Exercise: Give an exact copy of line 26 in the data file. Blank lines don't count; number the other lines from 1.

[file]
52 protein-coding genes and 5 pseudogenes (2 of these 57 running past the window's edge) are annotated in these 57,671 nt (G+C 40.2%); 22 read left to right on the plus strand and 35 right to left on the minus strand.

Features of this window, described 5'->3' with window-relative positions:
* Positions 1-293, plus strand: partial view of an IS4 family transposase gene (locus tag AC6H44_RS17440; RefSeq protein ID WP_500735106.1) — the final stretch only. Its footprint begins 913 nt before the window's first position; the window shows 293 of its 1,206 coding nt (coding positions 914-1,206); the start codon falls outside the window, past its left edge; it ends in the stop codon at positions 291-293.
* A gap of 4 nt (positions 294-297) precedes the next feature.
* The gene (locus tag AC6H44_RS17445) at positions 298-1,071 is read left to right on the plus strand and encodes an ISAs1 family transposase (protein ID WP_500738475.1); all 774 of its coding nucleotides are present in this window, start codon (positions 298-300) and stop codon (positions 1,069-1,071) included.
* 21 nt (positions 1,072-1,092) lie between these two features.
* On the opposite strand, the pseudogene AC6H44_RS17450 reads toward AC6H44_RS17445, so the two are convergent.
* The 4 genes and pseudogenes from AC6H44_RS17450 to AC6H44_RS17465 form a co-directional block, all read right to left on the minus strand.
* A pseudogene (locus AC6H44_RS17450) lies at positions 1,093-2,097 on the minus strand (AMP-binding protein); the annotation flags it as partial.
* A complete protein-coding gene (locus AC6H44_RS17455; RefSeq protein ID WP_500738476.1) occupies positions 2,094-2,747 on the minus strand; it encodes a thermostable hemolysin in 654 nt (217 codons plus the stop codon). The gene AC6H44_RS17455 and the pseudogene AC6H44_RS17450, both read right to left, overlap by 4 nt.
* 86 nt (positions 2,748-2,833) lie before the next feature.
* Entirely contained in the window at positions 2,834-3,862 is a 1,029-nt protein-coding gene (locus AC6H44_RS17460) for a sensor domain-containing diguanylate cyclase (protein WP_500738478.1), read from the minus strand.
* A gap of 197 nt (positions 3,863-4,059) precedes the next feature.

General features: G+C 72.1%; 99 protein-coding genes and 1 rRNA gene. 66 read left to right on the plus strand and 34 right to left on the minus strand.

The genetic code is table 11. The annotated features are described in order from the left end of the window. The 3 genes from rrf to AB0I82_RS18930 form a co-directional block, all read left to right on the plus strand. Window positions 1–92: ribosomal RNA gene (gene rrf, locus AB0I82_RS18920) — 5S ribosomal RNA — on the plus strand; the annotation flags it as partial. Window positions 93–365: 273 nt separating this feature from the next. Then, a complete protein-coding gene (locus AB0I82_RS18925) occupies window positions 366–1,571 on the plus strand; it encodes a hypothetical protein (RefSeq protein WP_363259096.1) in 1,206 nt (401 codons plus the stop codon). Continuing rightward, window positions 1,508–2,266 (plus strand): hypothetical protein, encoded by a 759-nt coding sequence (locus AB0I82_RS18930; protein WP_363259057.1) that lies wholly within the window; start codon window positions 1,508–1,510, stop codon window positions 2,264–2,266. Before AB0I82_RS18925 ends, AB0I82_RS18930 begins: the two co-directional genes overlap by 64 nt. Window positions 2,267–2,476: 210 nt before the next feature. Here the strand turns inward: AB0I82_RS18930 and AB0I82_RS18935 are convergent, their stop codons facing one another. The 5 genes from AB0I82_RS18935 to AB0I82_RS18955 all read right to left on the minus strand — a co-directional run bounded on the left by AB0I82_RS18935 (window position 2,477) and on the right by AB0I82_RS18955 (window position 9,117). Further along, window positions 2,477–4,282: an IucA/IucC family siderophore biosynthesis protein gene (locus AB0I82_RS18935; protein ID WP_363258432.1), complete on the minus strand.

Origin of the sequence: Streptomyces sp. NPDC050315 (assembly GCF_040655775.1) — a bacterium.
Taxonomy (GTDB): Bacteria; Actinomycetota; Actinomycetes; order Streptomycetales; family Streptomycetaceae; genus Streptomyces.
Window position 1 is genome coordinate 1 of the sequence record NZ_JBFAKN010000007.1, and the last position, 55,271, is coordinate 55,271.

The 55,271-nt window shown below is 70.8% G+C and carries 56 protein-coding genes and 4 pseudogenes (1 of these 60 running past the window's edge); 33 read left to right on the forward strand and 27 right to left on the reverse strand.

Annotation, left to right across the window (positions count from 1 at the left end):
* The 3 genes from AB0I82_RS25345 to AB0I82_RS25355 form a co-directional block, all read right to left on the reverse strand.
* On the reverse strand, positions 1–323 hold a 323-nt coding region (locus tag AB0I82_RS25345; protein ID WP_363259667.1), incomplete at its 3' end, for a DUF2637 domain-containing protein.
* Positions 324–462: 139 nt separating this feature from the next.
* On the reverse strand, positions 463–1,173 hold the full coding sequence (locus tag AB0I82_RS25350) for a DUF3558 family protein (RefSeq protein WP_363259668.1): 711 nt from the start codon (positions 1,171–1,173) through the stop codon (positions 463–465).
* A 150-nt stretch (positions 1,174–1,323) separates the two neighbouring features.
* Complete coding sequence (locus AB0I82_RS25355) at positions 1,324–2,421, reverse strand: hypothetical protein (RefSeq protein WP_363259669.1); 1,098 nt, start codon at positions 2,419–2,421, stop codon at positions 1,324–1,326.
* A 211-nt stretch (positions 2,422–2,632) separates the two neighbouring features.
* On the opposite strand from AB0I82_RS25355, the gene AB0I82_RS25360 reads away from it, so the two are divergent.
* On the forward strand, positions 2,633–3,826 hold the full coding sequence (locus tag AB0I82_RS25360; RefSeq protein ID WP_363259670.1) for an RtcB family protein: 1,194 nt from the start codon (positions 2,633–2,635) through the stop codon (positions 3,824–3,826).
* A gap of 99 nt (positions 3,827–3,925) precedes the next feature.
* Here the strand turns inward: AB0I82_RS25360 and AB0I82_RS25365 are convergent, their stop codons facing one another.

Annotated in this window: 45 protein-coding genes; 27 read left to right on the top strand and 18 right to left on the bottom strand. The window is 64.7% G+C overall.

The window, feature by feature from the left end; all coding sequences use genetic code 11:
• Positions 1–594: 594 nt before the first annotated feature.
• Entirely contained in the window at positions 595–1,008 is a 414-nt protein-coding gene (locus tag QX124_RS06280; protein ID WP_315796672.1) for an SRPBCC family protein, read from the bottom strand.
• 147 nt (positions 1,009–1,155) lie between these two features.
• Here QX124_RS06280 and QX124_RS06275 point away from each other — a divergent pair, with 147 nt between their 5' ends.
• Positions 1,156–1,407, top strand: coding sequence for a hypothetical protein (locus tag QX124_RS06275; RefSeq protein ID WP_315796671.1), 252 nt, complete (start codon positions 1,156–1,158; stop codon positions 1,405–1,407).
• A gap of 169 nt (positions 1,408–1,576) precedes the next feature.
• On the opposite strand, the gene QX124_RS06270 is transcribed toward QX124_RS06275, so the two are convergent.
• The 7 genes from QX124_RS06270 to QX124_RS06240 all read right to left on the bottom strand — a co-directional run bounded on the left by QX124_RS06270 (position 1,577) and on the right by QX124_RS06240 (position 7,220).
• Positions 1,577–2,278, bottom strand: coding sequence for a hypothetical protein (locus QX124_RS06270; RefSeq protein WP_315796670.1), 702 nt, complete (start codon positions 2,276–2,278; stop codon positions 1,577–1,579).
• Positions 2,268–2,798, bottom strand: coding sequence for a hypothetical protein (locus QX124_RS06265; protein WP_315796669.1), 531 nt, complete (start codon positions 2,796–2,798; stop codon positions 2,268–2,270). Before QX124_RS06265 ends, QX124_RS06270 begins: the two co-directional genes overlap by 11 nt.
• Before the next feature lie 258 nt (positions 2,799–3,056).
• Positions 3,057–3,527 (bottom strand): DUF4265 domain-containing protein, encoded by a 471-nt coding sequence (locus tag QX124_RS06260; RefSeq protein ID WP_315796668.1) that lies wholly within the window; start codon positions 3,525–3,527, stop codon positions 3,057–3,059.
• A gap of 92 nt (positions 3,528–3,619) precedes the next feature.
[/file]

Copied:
* Complete coding sequence (locus AB0I82_RS25355) at positions 1,324–2,421, reverse strand: hypothetical protein (RefSeq protein WP_363259669.1); 1,098 nt, start codon at positions 2,419–2,421, stop codon at positions 1,324–1,326.